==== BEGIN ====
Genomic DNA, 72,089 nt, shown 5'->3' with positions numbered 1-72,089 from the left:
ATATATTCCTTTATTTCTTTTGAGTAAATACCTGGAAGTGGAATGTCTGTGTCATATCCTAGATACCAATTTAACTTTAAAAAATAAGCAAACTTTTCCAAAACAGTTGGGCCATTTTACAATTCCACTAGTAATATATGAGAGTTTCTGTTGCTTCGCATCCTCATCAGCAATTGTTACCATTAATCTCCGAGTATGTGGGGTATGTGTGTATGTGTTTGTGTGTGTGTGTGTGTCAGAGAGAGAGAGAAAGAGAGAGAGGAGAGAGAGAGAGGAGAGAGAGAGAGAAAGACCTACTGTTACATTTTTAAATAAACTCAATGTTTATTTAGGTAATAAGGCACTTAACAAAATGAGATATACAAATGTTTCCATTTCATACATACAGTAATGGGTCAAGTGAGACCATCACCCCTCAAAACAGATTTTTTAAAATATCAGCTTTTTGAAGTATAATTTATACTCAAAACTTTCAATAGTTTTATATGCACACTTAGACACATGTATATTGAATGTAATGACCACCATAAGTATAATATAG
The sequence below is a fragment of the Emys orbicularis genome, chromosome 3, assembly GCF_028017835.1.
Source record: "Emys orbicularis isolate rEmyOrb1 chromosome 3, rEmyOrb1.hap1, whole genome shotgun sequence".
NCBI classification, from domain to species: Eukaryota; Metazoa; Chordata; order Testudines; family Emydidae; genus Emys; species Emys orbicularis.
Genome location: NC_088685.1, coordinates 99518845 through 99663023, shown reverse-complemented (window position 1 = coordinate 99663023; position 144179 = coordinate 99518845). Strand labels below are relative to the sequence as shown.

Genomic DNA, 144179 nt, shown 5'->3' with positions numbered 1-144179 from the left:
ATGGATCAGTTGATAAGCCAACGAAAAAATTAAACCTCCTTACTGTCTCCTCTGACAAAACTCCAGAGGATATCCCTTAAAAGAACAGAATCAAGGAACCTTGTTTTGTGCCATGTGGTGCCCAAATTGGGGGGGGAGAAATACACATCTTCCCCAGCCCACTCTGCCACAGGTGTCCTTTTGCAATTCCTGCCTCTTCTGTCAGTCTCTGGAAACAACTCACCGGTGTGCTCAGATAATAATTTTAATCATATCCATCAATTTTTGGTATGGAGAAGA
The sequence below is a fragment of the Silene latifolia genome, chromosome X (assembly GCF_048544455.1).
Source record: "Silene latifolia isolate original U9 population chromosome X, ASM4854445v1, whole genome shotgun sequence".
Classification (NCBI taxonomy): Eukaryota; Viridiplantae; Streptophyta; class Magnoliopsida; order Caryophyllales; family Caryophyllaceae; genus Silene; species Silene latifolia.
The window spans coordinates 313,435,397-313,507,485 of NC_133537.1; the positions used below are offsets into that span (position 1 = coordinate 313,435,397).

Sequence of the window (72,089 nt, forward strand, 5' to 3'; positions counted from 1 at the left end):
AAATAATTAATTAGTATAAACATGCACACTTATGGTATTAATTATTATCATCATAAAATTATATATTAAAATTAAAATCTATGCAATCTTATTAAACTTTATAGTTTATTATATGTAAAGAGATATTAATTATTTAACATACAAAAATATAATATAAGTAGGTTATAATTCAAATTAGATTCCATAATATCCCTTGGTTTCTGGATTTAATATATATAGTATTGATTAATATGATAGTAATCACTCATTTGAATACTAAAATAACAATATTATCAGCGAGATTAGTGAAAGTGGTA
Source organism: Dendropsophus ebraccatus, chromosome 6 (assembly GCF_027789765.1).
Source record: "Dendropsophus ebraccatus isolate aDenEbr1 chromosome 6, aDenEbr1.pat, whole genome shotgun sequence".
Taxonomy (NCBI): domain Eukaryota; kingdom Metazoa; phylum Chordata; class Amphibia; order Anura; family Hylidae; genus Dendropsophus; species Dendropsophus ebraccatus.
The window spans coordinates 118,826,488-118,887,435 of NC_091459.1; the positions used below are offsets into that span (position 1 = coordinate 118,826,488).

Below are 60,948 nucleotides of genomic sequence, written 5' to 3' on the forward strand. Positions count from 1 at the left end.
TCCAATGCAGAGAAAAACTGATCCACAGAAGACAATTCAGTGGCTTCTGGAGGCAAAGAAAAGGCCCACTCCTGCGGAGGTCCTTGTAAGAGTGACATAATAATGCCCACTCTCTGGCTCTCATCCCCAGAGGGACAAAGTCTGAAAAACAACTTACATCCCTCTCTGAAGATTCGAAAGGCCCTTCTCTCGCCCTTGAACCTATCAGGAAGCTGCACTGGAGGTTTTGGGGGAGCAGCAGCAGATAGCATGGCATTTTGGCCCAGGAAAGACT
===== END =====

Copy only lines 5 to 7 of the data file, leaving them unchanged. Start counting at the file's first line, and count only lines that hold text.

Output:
NCBI classification, from domain to species: Eukaryota; Metazoa; Chordata; order Testudines; family Emydidae; genus Emys; species Emys orbicularis.
Genome location: NC_088685.1, coordinates 99518845 through 99663023, shown reverse-complemented (window position 1 = coordinate 99663023; position 144179 = coordinate 99518845). Strand labels below are relative to the sequence as shown.

Genomic DNA, 144179 nt, shown 5'->3' with positions numbered 1-144179 from the left: